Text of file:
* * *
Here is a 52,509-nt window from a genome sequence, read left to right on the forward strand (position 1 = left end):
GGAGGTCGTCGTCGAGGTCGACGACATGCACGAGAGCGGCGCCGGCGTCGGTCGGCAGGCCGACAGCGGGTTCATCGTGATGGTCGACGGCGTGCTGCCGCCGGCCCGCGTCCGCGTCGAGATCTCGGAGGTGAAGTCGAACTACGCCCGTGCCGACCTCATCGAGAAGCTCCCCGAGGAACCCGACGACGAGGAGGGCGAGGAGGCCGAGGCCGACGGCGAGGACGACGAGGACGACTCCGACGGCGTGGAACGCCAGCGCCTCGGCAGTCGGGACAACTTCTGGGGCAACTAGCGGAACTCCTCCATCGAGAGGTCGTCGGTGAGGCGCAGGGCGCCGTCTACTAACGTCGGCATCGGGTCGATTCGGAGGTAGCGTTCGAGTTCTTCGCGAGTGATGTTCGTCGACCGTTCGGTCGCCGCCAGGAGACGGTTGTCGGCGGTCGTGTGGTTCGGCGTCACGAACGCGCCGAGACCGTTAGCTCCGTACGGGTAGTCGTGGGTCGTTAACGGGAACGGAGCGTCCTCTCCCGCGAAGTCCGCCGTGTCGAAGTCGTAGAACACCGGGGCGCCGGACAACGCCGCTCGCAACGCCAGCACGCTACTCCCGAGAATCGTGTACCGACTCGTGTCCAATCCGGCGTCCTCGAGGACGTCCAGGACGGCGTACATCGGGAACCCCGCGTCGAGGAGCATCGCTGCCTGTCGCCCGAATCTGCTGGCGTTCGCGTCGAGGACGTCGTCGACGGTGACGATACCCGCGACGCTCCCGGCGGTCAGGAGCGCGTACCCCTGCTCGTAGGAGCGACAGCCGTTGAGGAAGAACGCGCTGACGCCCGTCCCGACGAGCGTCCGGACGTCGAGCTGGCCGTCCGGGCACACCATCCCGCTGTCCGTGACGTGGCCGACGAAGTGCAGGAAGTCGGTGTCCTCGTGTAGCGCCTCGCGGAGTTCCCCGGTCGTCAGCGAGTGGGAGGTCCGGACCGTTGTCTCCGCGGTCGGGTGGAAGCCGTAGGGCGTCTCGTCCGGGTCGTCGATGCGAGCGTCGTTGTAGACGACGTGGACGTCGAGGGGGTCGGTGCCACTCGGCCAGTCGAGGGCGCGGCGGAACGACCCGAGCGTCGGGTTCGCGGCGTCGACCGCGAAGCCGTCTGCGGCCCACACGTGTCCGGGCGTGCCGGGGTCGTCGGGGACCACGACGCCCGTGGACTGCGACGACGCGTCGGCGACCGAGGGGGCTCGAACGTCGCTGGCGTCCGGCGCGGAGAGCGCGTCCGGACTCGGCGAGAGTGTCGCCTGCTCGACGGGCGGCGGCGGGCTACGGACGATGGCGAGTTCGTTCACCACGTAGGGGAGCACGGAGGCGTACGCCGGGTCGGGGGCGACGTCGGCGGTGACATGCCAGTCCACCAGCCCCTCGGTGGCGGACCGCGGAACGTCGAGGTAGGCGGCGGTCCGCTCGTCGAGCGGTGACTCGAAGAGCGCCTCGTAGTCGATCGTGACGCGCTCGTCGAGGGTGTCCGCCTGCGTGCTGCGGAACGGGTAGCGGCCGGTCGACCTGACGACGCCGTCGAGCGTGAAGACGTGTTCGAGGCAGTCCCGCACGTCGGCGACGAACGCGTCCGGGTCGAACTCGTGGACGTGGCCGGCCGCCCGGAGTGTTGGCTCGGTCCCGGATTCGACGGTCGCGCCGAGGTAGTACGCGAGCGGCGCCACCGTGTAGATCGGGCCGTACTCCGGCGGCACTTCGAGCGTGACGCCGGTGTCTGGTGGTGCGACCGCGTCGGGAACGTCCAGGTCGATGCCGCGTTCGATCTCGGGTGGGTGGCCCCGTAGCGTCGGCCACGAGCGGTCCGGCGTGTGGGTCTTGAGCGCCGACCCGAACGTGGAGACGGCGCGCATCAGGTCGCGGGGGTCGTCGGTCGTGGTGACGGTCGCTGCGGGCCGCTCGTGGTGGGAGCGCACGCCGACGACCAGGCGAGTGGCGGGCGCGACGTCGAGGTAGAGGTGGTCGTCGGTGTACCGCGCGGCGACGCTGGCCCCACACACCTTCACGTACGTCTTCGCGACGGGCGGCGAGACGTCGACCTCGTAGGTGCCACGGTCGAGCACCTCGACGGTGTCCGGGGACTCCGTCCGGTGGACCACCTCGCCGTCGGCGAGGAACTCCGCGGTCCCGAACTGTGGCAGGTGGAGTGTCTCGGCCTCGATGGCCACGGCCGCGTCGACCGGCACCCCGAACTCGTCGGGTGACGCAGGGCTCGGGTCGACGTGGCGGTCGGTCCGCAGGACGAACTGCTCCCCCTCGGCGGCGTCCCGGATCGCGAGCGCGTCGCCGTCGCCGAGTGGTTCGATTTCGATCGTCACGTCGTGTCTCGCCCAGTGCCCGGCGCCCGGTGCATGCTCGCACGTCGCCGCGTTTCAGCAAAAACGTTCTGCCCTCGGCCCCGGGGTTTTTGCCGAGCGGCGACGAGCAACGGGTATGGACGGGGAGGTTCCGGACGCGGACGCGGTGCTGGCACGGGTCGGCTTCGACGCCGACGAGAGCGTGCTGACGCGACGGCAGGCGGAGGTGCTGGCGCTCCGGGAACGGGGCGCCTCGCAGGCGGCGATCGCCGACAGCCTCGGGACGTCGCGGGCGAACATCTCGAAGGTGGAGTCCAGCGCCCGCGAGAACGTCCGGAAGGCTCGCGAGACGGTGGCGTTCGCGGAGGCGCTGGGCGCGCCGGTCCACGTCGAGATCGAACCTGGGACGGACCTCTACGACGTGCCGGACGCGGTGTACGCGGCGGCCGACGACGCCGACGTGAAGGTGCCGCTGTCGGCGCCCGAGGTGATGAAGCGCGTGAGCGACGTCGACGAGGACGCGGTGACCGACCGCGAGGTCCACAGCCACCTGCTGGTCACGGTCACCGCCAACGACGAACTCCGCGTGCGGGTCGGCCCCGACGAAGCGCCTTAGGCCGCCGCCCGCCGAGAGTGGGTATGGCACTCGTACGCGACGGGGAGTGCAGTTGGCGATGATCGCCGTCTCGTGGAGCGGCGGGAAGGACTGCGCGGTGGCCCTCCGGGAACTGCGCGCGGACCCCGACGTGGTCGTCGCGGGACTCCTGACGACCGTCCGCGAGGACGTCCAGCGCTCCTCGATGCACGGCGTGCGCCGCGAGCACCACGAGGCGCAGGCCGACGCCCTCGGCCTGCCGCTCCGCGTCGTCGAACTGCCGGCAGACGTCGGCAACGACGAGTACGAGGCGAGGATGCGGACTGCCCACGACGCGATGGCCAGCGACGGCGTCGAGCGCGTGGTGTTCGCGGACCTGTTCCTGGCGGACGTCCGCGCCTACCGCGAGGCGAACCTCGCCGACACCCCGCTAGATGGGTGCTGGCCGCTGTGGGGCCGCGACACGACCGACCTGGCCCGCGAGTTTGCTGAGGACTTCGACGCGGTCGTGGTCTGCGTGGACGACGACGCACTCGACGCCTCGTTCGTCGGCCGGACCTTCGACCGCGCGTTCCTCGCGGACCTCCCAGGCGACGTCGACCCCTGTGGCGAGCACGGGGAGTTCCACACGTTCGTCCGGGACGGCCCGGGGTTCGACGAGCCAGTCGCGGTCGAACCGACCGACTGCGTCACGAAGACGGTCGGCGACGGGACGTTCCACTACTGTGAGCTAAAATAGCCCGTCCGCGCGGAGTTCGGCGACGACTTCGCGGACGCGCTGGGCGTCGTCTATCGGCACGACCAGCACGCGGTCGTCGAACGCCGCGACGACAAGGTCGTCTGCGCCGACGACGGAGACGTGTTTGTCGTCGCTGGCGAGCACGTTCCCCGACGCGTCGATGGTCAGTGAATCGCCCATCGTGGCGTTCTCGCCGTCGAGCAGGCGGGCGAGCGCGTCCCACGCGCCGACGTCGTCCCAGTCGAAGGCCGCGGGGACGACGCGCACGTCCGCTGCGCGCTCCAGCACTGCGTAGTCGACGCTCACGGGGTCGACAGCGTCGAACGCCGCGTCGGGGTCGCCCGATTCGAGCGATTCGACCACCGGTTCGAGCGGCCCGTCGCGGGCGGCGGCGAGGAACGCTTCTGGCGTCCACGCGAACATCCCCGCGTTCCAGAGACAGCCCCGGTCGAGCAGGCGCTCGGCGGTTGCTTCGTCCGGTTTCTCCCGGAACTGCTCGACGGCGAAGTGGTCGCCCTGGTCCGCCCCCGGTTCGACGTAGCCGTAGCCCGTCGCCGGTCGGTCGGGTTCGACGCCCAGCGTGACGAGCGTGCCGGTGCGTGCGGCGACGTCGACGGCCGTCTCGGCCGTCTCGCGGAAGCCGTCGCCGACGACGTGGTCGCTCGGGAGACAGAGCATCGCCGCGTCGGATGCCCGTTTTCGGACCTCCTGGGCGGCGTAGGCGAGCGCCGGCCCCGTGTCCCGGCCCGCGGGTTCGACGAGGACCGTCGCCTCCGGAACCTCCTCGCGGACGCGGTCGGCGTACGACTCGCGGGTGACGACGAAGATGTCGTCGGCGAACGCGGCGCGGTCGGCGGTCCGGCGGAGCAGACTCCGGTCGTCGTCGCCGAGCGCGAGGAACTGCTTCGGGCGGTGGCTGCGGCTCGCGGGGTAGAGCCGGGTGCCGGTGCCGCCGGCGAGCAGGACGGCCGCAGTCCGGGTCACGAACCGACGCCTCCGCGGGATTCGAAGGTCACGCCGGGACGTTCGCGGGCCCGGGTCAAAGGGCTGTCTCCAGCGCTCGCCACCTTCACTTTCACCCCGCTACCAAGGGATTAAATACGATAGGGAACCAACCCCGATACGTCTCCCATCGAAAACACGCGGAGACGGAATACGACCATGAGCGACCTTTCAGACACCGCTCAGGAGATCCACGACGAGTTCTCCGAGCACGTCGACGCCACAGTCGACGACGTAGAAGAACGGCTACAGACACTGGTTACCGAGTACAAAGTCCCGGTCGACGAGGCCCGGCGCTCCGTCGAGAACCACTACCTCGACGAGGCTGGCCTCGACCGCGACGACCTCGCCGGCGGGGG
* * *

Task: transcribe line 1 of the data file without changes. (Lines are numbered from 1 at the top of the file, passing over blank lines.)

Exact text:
Here is a 52,509-nt window from a genome sequence, read left to right on the forward strand (position 1 = left end):